Skagit Crane Provides Improved Fuel Economy —Literature A v a i l a b le

A new capability and improved fuel economy are now available to users of the model 343 pedestal crane manufactured by Skagit Division of Continental Emsco, Sedro-Woolley, Wash. The capability feature is provided by an optional remote-control console that allows an operator to better position himself during operations. This is especially important when lifting operations are difficult and/or when wave motion demands more precise timing for raising the lowering loads. This capability is available for all Skagit pedestal crane models.

The improved fuel economy of the model 343 is achieved by using a smaller diesel engine than the one specified for Skagit's original units. Field testing proved the design of the crane's hydraulic system to be so efficient efficient that the required operating results are achieved using the lesser horsepower engine.

Skagit's pedestal crane was designed and engineered totally to operate in an offshore environment.

The 35-ton-capacity model has the right combination of performance features to pick and spot loads with the strength, response, control, and efficiency required in offshore work.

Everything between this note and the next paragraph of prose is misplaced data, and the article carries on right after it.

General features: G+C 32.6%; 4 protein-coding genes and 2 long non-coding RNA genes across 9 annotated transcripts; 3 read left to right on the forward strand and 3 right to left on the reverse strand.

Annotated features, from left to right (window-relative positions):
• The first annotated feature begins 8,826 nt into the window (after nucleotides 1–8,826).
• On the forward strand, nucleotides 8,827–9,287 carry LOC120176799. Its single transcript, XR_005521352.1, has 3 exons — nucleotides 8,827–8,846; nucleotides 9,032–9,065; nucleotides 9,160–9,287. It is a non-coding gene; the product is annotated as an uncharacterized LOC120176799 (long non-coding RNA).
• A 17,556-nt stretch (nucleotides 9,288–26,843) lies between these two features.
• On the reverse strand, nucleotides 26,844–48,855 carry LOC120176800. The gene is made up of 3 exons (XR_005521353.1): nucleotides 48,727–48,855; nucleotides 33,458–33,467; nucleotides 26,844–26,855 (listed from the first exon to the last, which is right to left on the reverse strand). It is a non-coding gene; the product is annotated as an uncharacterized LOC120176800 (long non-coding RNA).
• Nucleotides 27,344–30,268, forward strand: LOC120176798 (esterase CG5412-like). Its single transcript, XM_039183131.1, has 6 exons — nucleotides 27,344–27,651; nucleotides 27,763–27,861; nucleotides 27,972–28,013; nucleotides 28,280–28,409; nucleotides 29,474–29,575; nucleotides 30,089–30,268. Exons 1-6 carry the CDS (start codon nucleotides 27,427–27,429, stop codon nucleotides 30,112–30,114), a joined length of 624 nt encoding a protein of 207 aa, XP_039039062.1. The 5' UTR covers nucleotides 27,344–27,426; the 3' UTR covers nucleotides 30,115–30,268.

The remote control unit consists of a portable panel that duplicates the controls and indicators in the operator's cab. An umbilical cord connects the crane to the remote control panel. The crane can be operated either remotely or from the crane operator's cab, but as a safety measure, not at the same time. The console measures approximately 1 foot by V/-2 feet, weighs about 25 pounds and has shoulder straps so the operator has use of both his hands during remote operations. Fuel consumption, according to Skagit's engineering department, should now be 20 to 25 percent less than the earlier original unit, depending on the individual operator's technique and other application variables.

For more information and free literature on the model 343 pedestal crane, Write 30 on Reader Service Card

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Maritime Reporter

First published in 1881 Maritime Reporter is the world's largest audited circulation publication serving the global maritime industry.